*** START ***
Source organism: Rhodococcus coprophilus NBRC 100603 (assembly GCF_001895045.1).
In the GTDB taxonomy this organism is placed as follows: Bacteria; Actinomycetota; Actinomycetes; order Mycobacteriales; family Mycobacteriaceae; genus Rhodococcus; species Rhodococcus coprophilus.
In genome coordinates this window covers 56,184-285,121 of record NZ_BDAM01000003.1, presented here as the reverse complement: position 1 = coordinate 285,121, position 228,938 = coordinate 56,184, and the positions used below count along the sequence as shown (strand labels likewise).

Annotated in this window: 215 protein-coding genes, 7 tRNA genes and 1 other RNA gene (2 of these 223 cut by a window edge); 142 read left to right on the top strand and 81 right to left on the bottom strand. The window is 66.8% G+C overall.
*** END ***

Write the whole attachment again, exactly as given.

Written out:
Source organism: Rhodococcus coprophilus NBRC 100603 (assembly GCF_001895045.1).
In the GTDB taxonomy this organism is placed as follows: Bacteria; Actinomycetota; Actinomycetes; order Mycobacteriales; family Mycobacteriaceae; genus Rhodococcus; species Rhodococcus coprophilus.
In genome coordinates this window covers 56,184-285,121 of record NZ_BDAM01000003.1, presented here as the reverse complement: position 1 = coordinate 285,121, position 228,938 = coordinate 56,184, and the positions used below count along the sequence as shown (strand labels likewise).

Annotated in this window: 215 protein-coding genes, 7 tRNA genes and 1 other RNA gene (2 of these 223 cut by a window edge); 142 read left to right on the top strand and 81 right to left on the bottom strand. The window is 66.8% G+C overall.